A group formed to oppose the registration of trademarks related to the Black Hills Motor Classic rally in Sturgis, S.D., has filed a legal action with the United States Patent and Trademark Office (USPTO) seeking to have trademarks for the words Sturgis and Black Hills invalidated.
The challenge asks the USPTO to find that the local holder, Sturgis Motorcycle Rally Inc. (SMRI), is not entitled to trademark rights for the terms Sturgis or Black Hills, that SMRI's marks were fraudulently obtained, that the terms are primarily geographically descriptive, and that they lack the secondary meaning USPTO would require to register a place name as a trademark.
The trademarks were registered earlier this year to SMRI, an organization reportedly formed to protect intellectual property related to the annual rally. Soon after its formation, SMRI started issuing letters to vendors requiring them to obtain license agreements in order to sell anything from T-shirts to motorcycle accessories in connection with the rally if they used the two terms.
Some merchants complied, either buying licensed goods to resell, paying for licenses or avoiding the terms on their wares. Others have put up a fight. SMRI sued Rushmore Photo and Gifts, which makes its own rally design apparel and had for years supplied rally goods to other vendors. Opponents to the mark founded Concerned Citizens for Sturgis (CCFS).
The legal action, filed Oct. 21 by CCFS, asserts that members of CCFS and others (including motorcycle clubs, campgrounds and local souvenir vendors) for years used the marks without paying SMRI or its predecessor, the Sturgis Chamber of Commerce, even before the chamber sought trademark protection back in 2001. That argument could be key to a case built on whether or not the names of geographic locations can be trademarked. Opponents to the marks claim the chamber's declaration at that time that "no other person, firm, corporation or association has the right to use the [Sturgis] mark in commerce" was knowingly false and made with the intent to deceive the Patent and Trademark Office.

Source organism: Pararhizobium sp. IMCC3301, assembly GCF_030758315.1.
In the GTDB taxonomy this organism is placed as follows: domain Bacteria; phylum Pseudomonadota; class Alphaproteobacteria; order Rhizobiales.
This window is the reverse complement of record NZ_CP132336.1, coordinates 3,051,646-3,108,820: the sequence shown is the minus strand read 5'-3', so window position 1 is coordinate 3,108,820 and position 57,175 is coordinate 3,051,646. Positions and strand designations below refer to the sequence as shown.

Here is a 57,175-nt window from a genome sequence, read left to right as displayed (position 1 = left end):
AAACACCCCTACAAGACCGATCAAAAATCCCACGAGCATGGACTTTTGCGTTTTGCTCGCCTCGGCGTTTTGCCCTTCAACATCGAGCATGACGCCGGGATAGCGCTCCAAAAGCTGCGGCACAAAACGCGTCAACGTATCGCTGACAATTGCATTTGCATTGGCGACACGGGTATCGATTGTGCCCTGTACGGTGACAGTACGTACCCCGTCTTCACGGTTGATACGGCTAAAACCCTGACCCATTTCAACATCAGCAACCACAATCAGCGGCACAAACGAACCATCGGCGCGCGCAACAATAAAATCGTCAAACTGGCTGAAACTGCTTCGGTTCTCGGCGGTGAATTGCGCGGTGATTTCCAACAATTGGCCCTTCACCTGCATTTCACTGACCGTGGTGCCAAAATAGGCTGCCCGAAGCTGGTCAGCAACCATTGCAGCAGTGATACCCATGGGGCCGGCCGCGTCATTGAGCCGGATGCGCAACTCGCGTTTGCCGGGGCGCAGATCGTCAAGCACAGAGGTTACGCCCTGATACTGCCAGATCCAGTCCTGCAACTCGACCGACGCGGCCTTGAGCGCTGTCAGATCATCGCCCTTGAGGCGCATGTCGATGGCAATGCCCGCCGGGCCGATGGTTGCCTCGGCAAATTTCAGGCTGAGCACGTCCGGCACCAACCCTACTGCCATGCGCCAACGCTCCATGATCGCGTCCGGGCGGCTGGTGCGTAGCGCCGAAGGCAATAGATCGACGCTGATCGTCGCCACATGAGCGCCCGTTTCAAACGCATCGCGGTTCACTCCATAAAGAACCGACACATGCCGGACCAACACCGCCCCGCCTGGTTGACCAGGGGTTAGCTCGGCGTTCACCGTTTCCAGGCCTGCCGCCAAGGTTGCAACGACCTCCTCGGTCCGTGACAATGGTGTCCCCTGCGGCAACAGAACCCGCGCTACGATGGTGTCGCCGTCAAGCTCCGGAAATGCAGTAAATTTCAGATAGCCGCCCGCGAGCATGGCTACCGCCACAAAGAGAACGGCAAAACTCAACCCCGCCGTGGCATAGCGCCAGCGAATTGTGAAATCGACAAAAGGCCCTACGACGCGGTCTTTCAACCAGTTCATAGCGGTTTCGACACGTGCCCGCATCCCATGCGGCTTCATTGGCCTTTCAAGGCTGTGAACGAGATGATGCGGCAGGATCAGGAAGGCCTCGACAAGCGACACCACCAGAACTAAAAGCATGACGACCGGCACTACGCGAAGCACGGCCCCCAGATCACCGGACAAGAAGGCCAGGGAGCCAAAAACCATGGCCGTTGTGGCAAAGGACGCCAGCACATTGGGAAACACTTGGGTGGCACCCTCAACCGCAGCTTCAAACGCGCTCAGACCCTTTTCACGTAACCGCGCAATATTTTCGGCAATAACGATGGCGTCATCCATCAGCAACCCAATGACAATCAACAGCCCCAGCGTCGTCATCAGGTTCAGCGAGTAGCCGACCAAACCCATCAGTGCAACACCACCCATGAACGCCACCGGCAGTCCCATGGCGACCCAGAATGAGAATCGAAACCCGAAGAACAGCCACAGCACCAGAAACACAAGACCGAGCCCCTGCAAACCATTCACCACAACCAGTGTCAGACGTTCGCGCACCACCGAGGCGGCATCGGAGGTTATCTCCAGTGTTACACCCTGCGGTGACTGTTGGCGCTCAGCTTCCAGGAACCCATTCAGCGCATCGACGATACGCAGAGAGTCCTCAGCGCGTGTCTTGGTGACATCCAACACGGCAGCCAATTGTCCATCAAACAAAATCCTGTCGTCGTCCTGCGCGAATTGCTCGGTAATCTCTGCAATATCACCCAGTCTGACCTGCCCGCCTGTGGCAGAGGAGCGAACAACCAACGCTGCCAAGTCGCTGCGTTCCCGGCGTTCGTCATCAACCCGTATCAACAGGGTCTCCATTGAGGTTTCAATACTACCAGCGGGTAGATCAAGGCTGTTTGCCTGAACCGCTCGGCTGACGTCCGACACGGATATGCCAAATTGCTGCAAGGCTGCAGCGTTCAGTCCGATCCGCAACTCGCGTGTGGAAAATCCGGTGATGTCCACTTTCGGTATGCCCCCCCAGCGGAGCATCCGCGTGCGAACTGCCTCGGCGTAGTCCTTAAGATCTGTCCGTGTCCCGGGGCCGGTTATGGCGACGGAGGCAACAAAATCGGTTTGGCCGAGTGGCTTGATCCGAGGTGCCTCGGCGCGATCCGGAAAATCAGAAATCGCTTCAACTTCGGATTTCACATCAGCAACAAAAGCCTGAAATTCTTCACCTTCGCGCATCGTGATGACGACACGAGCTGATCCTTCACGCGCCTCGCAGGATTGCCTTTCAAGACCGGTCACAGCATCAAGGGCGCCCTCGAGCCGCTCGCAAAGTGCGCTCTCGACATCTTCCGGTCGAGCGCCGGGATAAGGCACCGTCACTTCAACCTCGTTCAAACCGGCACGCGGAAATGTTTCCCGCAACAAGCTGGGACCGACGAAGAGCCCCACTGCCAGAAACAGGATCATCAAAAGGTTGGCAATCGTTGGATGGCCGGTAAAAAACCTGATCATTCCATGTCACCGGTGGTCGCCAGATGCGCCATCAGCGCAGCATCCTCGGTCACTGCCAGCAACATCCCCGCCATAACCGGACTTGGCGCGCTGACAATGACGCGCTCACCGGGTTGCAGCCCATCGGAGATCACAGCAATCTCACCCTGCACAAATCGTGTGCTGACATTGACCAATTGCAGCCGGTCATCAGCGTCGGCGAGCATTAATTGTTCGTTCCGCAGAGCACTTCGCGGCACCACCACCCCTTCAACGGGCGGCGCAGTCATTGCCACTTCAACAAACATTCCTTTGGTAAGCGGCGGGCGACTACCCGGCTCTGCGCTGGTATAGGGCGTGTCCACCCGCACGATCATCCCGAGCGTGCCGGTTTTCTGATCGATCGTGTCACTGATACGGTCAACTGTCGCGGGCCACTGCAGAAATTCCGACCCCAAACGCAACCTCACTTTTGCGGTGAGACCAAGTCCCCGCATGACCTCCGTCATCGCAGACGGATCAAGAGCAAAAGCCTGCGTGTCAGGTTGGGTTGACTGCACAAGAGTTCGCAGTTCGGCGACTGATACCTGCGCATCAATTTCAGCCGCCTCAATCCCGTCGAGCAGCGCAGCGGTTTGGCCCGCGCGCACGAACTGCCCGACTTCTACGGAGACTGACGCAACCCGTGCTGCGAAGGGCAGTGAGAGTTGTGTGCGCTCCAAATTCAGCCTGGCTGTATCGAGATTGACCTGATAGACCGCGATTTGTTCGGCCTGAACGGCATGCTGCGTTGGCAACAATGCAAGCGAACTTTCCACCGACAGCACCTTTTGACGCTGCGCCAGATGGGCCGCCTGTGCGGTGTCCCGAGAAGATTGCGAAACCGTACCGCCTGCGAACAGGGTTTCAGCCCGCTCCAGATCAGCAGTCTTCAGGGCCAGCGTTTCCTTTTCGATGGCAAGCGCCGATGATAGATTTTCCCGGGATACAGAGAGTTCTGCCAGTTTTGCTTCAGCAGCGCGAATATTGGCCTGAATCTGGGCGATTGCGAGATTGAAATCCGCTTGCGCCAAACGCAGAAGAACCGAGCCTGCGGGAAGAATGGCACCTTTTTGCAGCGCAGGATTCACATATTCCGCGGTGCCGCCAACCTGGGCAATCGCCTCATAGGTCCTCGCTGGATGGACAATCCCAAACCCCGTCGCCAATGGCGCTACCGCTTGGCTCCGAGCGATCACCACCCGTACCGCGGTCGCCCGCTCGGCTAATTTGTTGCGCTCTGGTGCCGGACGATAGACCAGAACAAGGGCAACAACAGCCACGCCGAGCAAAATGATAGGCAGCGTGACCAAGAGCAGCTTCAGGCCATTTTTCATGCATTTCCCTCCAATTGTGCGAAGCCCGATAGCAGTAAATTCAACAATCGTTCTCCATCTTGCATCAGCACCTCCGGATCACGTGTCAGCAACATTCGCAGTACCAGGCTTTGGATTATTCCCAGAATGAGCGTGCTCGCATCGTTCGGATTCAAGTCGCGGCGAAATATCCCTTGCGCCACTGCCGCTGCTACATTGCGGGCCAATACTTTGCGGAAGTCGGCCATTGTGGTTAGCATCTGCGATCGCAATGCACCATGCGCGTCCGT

SMRI so far has not returned calls and emails requesting comment on the case, which has the potential to delay the civil case against Rushmore Photo while the USPTO determines the validity of the registrations. If the marks are ruled invalid, the court could throw out the lawsuit asserting economic damage from use of the terms.
In a similar challenge in Daytona Beach, where the chamber of commerce is seeking to have a vendor's registration invalidated, a case against the vendor has been put on hold until the trademark registration issue is resolved.
Taking sides, then other sides. The CCFS pleading traces the history of efforts to register the marks, noting that the primary opponents when the chamber sought the marks 10 years ago have since become board members of SMRI.
Back then, USPTO refused the chamber's request due to opposition from entities that had already registered the terms for certain products. The chamber overcame the opposition by making deals with the owners of the registrations for using the terms on motorcycles, patches and prepared alcoholic cocktails, and by removing cigars from products covered in its applications.
The main opponents to the chamber's applications were Sturgis Motorcycles Inc., parent of Sturgis Harley-Davidson and Black Hills Harley-Davidson; and Good Sports Inc., parent of Hot Leathers. Dean Kinney, now chairman of SMRI, was president of the Sturgis Chamber of Commerce when it applied for the marks. In its opposition to the chamber's effort, Good Sports president Jerry Berkowitz attested that Sturgis was primarily geographically descriptive -- an argument he seems to be on the other side of, now, as a board member and the only sublicensor of SMRI.
Sturgis Motorcycles vice president Jim Doyle back then swore in an affidavit opposing the mark that more than 700 vendors used the term Sturgis to market rally goods each year.
Berkowitz, Sturgis Motorcycles representative Jim Burgess, and Sturgis residents John Johnson, who works for First Interstate Bank, and Dean Kinney, owner of entertainment booking company HomeSlice, formed SMRI in July. All remain board members. Once they formed SMRI, the opponents dropped their opposition.